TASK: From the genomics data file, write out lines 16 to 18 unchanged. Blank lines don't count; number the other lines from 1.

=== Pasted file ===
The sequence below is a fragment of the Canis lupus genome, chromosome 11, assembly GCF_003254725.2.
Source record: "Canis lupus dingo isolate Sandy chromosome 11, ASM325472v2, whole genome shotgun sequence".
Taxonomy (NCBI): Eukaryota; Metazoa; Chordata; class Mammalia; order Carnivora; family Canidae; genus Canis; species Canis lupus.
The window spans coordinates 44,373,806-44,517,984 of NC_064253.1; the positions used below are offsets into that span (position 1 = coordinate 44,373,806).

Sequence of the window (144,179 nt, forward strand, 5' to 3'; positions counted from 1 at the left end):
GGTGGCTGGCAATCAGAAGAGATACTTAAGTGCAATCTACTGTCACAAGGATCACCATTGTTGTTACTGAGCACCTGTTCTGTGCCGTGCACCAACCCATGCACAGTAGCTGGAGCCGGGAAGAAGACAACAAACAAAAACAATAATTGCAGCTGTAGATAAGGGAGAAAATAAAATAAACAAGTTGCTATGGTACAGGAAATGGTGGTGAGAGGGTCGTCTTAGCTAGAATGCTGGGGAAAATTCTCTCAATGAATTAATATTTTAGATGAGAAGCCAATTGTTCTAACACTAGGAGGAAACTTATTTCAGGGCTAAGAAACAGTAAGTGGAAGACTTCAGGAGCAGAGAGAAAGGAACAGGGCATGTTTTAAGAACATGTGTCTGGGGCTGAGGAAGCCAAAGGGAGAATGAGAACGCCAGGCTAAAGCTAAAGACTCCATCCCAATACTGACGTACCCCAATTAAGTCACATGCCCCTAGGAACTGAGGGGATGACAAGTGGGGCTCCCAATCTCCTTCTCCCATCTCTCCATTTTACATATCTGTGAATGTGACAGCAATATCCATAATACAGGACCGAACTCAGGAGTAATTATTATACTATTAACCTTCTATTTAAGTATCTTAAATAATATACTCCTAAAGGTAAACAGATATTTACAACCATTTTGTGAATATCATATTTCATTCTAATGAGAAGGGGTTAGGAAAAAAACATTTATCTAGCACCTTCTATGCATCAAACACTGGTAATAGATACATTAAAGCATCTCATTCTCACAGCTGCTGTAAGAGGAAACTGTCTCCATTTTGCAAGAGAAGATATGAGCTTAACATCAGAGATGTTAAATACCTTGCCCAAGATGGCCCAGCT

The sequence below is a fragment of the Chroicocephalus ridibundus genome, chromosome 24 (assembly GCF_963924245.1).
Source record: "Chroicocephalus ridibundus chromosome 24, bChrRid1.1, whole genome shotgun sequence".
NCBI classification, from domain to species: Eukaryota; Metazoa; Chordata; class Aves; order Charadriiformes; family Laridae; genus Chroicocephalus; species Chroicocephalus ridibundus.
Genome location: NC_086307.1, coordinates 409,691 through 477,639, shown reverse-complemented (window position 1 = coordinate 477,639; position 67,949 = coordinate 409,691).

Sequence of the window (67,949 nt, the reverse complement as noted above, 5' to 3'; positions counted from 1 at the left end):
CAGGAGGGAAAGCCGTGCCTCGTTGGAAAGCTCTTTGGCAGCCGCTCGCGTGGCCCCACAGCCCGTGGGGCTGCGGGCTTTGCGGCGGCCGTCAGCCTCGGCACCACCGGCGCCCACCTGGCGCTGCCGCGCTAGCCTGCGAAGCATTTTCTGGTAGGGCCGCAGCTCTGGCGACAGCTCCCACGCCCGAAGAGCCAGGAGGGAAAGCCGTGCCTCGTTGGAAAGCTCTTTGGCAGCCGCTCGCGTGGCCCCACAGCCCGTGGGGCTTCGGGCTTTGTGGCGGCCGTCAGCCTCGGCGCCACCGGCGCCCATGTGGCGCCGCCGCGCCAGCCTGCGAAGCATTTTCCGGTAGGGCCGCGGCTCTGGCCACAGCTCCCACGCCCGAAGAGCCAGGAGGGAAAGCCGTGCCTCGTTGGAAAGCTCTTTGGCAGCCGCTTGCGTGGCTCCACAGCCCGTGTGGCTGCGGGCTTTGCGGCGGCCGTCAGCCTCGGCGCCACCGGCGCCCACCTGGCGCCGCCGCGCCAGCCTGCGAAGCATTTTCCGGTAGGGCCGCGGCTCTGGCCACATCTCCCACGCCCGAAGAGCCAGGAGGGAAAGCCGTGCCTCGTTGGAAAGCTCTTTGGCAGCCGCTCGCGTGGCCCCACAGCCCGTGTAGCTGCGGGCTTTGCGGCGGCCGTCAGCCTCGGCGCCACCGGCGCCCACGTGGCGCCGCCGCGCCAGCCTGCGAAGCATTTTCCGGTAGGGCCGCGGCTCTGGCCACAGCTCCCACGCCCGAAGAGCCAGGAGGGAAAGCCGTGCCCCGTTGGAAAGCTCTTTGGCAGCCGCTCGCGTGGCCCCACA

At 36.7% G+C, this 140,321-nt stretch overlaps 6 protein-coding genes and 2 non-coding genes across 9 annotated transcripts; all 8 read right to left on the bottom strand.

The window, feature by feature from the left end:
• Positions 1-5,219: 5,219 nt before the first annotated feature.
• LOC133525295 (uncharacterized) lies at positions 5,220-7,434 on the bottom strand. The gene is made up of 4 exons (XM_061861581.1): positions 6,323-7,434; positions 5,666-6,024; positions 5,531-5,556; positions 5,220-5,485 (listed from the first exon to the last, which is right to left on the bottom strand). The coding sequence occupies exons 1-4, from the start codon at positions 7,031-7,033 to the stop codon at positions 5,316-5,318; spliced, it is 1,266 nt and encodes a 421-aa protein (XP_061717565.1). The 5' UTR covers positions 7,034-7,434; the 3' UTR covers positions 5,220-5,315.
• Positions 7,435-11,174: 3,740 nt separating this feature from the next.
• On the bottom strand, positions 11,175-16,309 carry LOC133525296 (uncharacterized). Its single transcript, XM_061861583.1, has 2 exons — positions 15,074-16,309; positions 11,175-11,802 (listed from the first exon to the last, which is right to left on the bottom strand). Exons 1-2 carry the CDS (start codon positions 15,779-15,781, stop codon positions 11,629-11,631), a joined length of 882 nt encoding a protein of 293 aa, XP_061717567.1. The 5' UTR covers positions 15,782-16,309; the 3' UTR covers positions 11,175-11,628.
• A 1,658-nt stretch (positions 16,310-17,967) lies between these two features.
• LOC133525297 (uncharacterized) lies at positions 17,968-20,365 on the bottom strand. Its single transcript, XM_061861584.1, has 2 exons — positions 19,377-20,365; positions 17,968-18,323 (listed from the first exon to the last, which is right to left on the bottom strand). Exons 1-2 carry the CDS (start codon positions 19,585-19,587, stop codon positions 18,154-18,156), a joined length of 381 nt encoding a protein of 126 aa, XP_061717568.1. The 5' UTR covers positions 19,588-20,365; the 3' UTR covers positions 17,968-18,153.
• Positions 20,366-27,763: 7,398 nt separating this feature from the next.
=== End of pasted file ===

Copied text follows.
• LOC133525295 (uncharacterized) lies at positions 5,220-7,434 on the bottom strand. The gene is made up of 4 exons (XM_061861581.1): positions 6,323-7,434; positions 5,666-6,024; positions 5,531-5,556; positions 5,220-5,485 (listed from the first exon to the last, which is right to left on the bottom strand). The coding sequence occupies exons 1-4, from the start codon at positions 7,031-7,033 to the stop codon at positions 5,316-5,318; spliced, it is 1,266 nt and encodes a 421-aa protein (XP_061717565.1). The 5' UTR covers positions 7,034-7,434; the 3' UTR covers positions 5,220-5,315.
• Positions 7,435-11,174: 3,740 nt separating this feature from the next.
• On the bottom strand, positions 11,175-16,309 carry LOC133525296 (uncharacterized). Its single transcript, XM_061861583.1, has 2 exons — positions 15,074-16,309; positions 11,175-11,802 (listed from the first exon to the last, which is right to left on the bottom strand). Exons 1-2 carry the CDS (start codon positions 15,779-15,781, stop codon positions 11,629-11,631), a joined length of 882 nt encoding a protein of 293 aa, XP_061717567.1. The 5' UTR covers positions 15,782-16,309; the 3' UTR covers positions 11,175-11,628.